Recently I wrote about the carpet man moving furniture and discovering multiple messes, and you were probably thinking, “That woman is a pig.” I’m not denying it, but clean IS relative. As the carpet man said, “Your house is immaculate compared to the one I did before I came here.”
He described yellow stains all over the customer’s long white shag carpet, and the guy didn’t have any pets. “When I put the oxidizer on it, urine smell rose up like fog in a swamp. I know pet urine, and that wasn’t no pet urine.”
So I guess I can be proud that my house is not as disgusting as some guy who mistakes a white carpet for a white toilet.
I’d say my house is more neglected than dirty. I like that word – neglected. It sounds like I’ll get around to doing something at some point in the future. A filthy house implies that the place has crusty dishes and Burger King wrappers scattered like confetti.
Speaking of Burger King, I hate those commercials. Have I mentioned that lately? If so, it won’t hurt to touch on it again. If not, I’m WAY past due. That plastic headed King of Burgers is about the dumbest thing on the planet, and he’s got no personality whatsoever. He just appears in a bedroom or stands around waiting for someone to tip him over in a cow pasture, then rolls down the hill through cow pies wearing that stupid grin. I just don’t get those commercials. They had some other commercials before the King that I can’t recall except that they were insulting and/or tacky. I refuse to go to Burger King anymore because of them.
I bet whoever is doing their ads thinks they are luring in a new sector of the population, but surely ads shouldn’t drive existing customers away.
I worked for one day while I was in college at a Burger King. The floor behind the counter was SO greasy. I guess it was because of the “flame-broiled” burgers the sizzled grease must have risen up into the air and drifted back down on the tile floor. The tennis shoes I wore were Keds with flat, slick soles. The first time I walked behind there I felt like I was on black ice. I had to keep gabbing the counters and other employees so I wouldn’t fall and break my coccyx. To move anywhere, I glided my feet across the floor like I was on roller skates. I was forced to abandon my minimum wage service to the King so as not to risk my life.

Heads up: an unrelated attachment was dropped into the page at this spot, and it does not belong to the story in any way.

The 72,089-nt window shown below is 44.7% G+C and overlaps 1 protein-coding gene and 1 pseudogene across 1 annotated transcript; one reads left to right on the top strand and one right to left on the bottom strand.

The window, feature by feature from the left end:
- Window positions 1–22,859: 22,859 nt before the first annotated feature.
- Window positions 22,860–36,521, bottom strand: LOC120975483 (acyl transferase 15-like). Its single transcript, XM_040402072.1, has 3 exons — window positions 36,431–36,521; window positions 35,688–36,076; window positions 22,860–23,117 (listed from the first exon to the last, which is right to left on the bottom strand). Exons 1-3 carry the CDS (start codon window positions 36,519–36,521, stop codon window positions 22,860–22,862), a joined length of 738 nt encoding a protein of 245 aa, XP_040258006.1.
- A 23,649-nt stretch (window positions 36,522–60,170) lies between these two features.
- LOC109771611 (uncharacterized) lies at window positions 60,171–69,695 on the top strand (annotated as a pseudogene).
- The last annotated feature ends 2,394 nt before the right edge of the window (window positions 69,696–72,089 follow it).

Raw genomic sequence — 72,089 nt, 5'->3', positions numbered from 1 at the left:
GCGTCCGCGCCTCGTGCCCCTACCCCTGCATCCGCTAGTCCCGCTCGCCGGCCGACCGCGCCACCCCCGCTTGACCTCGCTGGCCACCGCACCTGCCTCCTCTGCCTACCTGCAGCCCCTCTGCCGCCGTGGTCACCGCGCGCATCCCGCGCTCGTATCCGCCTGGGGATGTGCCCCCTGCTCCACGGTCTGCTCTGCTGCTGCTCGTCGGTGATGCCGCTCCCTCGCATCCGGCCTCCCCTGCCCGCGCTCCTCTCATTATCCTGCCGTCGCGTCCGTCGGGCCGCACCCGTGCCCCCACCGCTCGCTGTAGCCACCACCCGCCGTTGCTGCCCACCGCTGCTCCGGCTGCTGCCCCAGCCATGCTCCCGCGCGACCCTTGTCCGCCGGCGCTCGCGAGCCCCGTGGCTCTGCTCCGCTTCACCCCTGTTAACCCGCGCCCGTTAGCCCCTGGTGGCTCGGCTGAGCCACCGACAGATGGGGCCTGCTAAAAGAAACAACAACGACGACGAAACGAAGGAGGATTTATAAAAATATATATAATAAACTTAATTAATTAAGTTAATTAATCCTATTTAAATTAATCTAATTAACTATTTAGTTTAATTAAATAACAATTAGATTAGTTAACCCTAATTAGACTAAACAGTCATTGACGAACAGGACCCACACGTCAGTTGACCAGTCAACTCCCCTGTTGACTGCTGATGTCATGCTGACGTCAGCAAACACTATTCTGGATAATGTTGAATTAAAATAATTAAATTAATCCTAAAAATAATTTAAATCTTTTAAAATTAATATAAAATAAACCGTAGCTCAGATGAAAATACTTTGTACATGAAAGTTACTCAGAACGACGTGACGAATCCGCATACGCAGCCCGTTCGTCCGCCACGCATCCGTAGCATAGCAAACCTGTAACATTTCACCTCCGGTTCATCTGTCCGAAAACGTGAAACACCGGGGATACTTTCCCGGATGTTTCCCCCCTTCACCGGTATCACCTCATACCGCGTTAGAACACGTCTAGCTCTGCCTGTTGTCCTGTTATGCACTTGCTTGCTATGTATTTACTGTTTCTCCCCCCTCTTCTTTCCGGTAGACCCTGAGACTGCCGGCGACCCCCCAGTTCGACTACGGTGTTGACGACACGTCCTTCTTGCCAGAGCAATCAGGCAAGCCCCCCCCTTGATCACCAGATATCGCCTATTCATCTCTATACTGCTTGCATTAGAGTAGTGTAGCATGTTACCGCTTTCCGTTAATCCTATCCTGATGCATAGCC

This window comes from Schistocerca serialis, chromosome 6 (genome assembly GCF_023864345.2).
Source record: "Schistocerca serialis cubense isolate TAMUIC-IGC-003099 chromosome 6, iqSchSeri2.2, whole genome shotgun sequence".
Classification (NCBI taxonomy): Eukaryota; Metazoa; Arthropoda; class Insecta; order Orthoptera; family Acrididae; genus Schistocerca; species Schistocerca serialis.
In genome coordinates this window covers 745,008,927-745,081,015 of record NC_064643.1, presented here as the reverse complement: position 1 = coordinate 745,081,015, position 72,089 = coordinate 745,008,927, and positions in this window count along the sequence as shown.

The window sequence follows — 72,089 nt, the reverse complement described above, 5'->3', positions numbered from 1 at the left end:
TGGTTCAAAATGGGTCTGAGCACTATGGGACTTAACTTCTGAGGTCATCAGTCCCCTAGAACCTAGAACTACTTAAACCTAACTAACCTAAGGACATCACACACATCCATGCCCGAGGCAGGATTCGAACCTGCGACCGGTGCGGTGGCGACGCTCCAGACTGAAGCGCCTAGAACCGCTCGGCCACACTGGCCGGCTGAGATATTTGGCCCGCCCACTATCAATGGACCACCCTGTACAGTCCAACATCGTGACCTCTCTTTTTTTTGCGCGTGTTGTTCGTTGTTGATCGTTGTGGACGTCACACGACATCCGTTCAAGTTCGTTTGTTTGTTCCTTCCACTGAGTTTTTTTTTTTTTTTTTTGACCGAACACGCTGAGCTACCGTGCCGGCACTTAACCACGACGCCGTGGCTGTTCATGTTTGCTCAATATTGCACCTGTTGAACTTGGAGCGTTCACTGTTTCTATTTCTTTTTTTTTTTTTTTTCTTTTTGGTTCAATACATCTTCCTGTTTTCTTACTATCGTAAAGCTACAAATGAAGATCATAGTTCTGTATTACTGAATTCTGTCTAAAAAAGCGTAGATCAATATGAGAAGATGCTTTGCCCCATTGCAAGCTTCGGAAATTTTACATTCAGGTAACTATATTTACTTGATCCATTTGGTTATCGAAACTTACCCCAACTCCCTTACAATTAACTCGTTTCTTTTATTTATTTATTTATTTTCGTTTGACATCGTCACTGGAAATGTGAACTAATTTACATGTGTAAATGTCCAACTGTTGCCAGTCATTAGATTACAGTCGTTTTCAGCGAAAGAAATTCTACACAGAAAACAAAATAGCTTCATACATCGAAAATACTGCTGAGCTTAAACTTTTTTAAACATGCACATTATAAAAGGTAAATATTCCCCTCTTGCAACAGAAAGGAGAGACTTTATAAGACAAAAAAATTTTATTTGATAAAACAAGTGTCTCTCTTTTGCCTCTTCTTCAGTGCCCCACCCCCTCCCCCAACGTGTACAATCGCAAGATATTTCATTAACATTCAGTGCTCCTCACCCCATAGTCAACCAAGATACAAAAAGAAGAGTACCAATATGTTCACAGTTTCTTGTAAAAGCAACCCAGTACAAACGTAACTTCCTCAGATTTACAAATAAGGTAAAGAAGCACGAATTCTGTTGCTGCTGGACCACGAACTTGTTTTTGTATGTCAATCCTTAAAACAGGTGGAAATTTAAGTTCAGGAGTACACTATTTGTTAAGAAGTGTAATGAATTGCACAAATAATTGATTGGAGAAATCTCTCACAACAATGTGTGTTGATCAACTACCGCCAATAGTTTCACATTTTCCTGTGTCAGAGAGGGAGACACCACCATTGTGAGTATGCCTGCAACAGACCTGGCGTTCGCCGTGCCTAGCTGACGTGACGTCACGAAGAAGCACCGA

I realize this has nothing to do with the tidiness of my house, but I could tie them together given enough time. Segue’s are my specialty! Oh, I know. That Burger King I worked at was actually a clean place. They mopped the floor several times a day, but due to a continual influx of customers, the burgers kept spewing grease on the freshly cleaned floor. A vicious cycle.
It’s like that at my house. If no one ever came through the door, it would be spotless. Instead, I’m over my head in laundry with my daughter changing every couple of hours because she’s a TEENAGER. Nobody in this house can butter a piece of toast without getting crumbs everywhere. The dog rolls in fresh-mowed grass and comes in the house to shake, creating a green area rug that gets tracked through the house. My husband uses the dining room chairs as his coat closet. Friends drop brownie chunks on the floor and step on them, leaving little trails of squashed black doughy stuff as they travel from room to room.
Yes I have nagged, but no one listens and I don’t enforce with the consistency advised in those “natural consequences” books. My husband and dog ignore me flat out. My daughter will do whatever I ask during each nag session, but later in the day she leaves her dirty dishes in the sink and I have to nag anew.
So my house is like Burger King. The continual flow of “customers” is what causes the “grease” that I have to “mop” all day and night. If I didn’t have that to do, I’d have time to keep up on the deep cleaning like clearing the cobwebs and getting a toothbrush into the cracks and hard-to-reach places I was so embarrassed about when the carpet man was here.
I wonder what he told the next customer after he left my house!